Not all women's sports are a drain on their athletic departments' budgets. Take the Tennessee Lady Volunteer basketball team: Pat Summit makes as much money, if not more, than a large percentage of men's NCAA coaches. Tennessee Lady Vols sell out every home game just as fast as KU men's basketball tickets do. How many schools use the women's basketball games to recruit football players? Not all women's sports are financial drains: Lastly, regarding the Women's Rowing Boathouse, after all, all student-athletes that the increase would help, will be paying the same increase. All students' campus fees go to help a small group, whether it is non-traditional students or a minority group. The KU Women's Rowing team has been around for eleven years, thanks to Title IX. As stated the KU Women's Rowing team is the only Division I school in the nation, besides Cincinnati (new program 06), that does not have a boathouse. The women practice on the Kansas River and ask any Lawrence resident; they know that it is not a clean river. Also, "The Cage," the name for the wire fence that encloses all of the boats, which houses ½ million dollars in equipment, is open to the elements, vandalism, and has no running water, or bathrooms. Rowers endure harsh Kansas weather, using the port-o-potties, stirring up dirty contaminated Kansas River water, and commuting to the river everyday. For crying out loud, the football team is getting a multi-million dollar facility because commuting was too hard on them.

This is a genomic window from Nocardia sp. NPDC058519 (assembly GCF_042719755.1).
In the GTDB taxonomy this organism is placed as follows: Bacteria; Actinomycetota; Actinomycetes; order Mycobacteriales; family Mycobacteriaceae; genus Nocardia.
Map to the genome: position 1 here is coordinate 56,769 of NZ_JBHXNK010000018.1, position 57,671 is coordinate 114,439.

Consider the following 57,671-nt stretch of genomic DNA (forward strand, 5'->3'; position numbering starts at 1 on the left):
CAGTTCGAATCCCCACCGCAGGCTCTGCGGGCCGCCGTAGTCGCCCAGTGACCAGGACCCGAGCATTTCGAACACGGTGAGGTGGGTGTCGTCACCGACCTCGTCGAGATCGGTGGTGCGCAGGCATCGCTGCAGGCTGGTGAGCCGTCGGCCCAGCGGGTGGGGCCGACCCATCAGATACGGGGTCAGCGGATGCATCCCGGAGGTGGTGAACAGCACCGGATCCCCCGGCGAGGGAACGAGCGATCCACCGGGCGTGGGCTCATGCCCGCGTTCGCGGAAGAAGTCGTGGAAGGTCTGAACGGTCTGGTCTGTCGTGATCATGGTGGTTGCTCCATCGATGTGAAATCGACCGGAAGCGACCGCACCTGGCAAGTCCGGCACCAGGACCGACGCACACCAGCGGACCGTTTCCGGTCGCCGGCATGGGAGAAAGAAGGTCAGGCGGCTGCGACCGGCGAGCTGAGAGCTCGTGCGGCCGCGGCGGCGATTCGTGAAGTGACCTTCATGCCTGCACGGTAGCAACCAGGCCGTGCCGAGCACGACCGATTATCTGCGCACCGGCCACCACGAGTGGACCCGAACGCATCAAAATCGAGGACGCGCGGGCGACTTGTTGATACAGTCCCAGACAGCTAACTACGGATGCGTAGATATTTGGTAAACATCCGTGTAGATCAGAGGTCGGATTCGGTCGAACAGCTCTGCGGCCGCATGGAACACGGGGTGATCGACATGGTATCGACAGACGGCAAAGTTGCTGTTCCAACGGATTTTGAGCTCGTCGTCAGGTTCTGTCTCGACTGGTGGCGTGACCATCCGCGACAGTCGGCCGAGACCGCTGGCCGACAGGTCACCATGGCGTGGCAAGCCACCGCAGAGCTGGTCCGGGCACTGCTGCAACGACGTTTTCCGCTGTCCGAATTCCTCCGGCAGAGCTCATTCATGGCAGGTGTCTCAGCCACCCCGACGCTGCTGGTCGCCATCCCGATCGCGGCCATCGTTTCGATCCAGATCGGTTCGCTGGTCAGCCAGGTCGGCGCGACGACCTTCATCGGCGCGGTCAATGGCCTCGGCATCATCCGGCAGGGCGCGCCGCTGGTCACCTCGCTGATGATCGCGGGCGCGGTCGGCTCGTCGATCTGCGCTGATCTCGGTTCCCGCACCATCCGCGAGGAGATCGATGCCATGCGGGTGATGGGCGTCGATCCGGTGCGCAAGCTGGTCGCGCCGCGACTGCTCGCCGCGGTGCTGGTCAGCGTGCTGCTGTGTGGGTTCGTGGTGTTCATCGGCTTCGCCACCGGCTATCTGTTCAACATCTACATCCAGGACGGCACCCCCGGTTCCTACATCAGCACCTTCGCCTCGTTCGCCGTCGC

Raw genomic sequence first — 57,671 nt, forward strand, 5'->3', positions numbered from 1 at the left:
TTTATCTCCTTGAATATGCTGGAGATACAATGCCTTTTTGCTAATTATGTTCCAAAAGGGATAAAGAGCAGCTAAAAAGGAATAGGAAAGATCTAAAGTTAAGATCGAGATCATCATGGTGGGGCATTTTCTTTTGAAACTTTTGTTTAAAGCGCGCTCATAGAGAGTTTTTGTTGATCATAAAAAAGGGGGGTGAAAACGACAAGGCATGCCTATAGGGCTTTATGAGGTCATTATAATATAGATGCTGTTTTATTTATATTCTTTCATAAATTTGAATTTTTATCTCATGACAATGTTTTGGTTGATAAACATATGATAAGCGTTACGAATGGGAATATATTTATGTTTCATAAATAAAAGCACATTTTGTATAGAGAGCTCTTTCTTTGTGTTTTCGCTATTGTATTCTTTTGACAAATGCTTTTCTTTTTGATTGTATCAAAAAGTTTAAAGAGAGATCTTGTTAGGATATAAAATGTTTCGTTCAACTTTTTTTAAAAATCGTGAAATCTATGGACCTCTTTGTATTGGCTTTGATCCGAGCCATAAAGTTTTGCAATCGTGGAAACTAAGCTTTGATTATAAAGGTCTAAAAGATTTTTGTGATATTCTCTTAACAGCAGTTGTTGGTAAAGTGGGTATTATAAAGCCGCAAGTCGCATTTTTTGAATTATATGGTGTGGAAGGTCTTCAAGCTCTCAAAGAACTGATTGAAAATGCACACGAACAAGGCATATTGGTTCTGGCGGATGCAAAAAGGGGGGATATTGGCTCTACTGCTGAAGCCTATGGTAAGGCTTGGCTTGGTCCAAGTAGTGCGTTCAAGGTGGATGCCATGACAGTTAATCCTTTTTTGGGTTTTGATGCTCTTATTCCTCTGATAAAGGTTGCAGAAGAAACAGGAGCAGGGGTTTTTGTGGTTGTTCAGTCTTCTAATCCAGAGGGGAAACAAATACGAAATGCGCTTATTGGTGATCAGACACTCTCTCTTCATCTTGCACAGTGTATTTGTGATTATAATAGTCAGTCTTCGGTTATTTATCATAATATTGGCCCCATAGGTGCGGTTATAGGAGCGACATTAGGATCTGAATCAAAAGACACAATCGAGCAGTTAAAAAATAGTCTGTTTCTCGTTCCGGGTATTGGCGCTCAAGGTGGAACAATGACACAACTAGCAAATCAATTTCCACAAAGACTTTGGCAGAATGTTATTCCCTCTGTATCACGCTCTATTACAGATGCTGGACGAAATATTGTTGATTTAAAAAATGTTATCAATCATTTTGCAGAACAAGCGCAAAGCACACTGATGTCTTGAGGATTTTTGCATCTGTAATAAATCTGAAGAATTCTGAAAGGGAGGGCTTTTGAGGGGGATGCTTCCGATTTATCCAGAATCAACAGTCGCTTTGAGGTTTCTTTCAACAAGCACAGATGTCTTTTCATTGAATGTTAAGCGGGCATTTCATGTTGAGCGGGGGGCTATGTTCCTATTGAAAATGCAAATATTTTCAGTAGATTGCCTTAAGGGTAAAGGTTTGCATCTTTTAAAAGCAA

As for the women's and non-revenue intercollegiate sports fee increase, please just think about it:IS twenty dollars too much money to make University of Kansas a better place for future students/athletes. Investments in the future are never handouts, Mr. Woodling.

planetalanet 9 years, 1 month ago

After reading and digesting what Mr. Woodling has written, I would like to point out a couple of things that I take issue with. I will try not to be redundant since the previous letter writers have said things I completely agree with.

First I would like to say that "begging" isn't the correct word for what is going on. Seeking support to improve conditions for female student athletes and their equipment is hardly asking for charity. By pointing out the inferior conditions that KU rowers endure, this puts a strong argument towards the need of the increase in the fee. This isn't asking for pity, it's asking for a positive vote to do something constructive about it.

The final thing I'd like to point out is that just because something has been done for a long time doesn't make it right. Improvement only comes from taking an active stance against stagnation. While the rowing team has existed without a boathouse for 11 years, this does not mean they should continue without one. The previous people who made comments pointed out the expensive equipment that needs protection from the elements and vandals, and the increasing difficulty to recruit quality rowers to an apathetic university. In the highly competitive world of collegiate athletics, the university and their students should want their school to take pride in their Division I athletes and programs.